Olivier Bourrouilh: “A Venture Capitalist told me ‘If your product does what you say it does, your competitors will shake in their boots…’ and I can tell you, it does that, and even more”.
Hello Olivier, thank you for taking a few moments to answer our questions after this thrilling week. As the platform’s creator, you presented ROK Solution on the American market. Tell us a bit about the Silicon Valley.
Olivier Bourrouilh: It was pretty cool. Traffic jams look like what we see in Paris during a weekend of May. Weather is not too hot, yet sunny, all the major companies are there… settled into small towns (Cisco town, Ebay town…). It’s huge, but there’s still room for more.
In our previous posts, we had presented the schedule for this week, organized by Ubifrance. Let’s go back to the first chapter of this adventure: preparation, which took place over 4 days.
It had been a long time since I’d felt so “powerless”: presenting a solution like ROK, with all the possibilities it offers, in less than 5 minutes… I didn’t think I could get ready in time for the conference. They say it’s normal. In the US, children learn to “pitch” things out when they’re 5… Would you have felt any better? Well, three days later, here I was, pitching in front of 300 American IT industry leaders (you know those who’ve known how to do this since they’ve been 5…) at Gen Internet 2. In 4 minutes, they had understood what ROK was about. Many thanks to our sensational coach Erica Lee, we did it!
All this preparation was necessary to present the product under the best conditions to all the greatest IT companies in the Silicon Valley. How did that go? Who did you get to meet? What was their reaction to the product?
With my B to B product, I landed a lot less meetings than some of my “conference-mates”, who had presented more demonstrative, broader, consumer-oriented solutions. It’s not easy to talk about organization, optimization, risks and processes after a Velsalis pitch (they were excellent). They have most of their presentations done by models. This much is a good start to get you going. That being said, I was able to get three main messages across to the audience during my presentation:
- Our product and our vision is exactly what companies are waiting for, even though some doubt it can work. A Venture Capitalist told me “if your product says what you say it does, competitors will shake in their boots…”. I was also approached by one of the global leaders in this type of solutions, whom I saw more as a competitor than potential partner before. I know company leaders are on the move, but they’re not quite there yet.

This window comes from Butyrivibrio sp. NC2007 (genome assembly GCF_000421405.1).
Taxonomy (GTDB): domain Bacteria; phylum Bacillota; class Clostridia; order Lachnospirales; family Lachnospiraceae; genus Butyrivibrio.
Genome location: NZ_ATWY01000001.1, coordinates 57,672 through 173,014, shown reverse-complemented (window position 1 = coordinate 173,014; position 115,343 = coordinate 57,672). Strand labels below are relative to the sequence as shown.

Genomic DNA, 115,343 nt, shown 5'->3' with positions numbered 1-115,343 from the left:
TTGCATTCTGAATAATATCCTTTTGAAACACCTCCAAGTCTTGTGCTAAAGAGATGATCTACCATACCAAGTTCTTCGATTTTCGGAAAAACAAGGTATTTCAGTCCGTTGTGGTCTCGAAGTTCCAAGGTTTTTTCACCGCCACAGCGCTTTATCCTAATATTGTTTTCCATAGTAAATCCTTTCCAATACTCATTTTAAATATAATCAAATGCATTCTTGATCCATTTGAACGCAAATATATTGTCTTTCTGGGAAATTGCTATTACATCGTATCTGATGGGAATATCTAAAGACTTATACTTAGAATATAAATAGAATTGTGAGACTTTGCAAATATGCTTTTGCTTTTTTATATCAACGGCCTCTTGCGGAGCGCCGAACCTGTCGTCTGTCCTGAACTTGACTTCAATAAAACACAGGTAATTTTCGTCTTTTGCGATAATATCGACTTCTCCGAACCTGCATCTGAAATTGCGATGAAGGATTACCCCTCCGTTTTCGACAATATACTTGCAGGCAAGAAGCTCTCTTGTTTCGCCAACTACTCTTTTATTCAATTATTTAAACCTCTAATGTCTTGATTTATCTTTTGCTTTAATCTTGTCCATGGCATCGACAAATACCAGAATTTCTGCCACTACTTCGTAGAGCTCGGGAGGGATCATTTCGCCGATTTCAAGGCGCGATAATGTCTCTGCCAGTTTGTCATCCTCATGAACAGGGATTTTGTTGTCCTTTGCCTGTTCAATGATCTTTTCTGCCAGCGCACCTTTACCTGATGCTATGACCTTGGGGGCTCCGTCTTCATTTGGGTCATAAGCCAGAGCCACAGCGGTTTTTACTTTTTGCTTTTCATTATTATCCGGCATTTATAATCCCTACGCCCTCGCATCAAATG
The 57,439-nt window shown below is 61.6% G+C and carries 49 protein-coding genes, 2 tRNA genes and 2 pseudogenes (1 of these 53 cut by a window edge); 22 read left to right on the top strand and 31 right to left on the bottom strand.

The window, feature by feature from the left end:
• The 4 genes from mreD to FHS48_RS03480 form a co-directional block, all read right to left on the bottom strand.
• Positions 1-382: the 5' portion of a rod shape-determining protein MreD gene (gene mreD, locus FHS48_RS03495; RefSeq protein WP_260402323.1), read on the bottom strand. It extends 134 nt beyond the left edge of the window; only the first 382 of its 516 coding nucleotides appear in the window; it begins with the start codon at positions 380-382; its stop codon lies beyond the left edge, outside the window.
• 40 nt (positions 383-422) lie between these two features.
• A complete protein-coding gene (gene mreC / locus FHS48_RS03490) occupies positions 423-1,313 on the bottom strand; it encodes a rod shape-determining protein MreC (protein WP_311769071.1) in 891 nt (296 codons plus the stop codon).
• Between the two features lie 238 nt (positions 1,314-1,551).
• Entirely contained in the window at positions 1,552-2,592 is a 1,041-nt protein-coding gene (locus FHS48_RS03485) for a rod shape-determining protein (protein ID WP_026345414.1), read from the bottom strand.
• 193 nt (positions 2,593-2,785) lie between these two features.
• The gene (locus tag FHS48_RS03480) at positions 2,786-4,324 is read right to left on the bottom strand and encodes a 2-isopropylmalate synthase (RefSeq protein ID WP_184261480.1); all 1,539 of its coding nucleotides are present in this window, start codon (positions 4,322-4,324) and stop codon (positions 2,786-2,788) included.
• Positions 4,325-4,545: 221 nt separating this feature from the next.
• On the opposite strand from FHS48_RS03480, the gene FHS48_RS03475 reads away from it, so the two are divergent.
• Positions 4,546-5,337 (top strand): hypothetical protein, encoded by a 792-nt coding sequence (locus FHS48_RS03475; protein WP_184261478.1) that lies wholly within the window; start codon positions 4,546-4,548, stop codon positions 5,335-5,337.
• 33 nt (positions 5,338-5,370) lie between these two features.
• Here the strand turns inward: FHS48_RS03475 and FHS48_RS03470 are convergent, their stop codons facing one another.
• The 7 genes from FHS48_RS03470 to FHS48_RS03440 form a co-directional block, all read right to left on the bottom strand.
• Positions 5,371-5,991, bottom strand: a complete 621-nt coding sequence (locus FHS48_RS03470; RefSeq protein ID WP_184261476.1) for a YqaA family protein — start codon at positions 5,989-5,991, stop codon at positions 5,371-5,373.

- Everyone loved our tech (I’m talking about the architecture, code and HMI): people know we have really good engineers in France, and particularly at ROK Solution: thanks to the team!
- The US are a real opportunity. The scale of potential deals and partnerships was incomparable to what we have in Europe.
I had great talks with companies like Nokia, Microsoft, LG, British Telecom, Cisco, Inter-American Development Bank, AT&T and SAP, for example. Follow-ups will tell whether this can lead to actual contracts. What surprised me most is the actual genuine curiosity and interest these huge Silicon Valley companies showed. The professional network culture is not just about giving friendly pushes or pats on the back. It’s a real business MO, with its own codes and rules, with ROI as the main objective.
Other than excellent business perspective, can you tell us what you remember from the French Tech Tour, at a more personal level?
Learning how to nail pre-selling in 4 minutes… it’s huge. I almost made a deal yesterday, at the restaurant, without slides or anything to actually show. We’re not wired like the Americans, and we have a lot to learn from them. From a tech point of view, the French are a force to be reckoned with. When we catch up to the Americans in terms of marketing and business approach, we can send the US a takeover bid.
Any advice for companies wishing to attend this summit next year?
It’s all very relative and it depends on everyone’s “alphabetization level” so to speak. As far as I’m concerned, I know the financial and legal specificities of this country very well. What interested me most was their business approach. For others, it was investors, or the way they work intellectually… My advice would be to “get ready” before going, even though you might think you’re a hot shot back home.
To conclude, I have read that many French Tech Tour attendees think that, in order to make it on the American market, you have to be physically implanted in the Silicon Valley, and outsource or create subsidiaries in other countries. Do you agree?
It is required. The presence of a local (or industrial) investor in your capital is a competitive advantage you’d do well to consider (granted, we’re not in China yet, with their partnership exigencies, but it’s comparable)… It’s not crazy to dream of the US Government giving us a call, Cameron-style!
Thank you Olivier for taking the time to answer our questions. This seminar was a truly great opportunity, and only time will tell, but it seems safe to assume that great things will happen in the future for ROK!
Thank you for reading and tune in soon for more!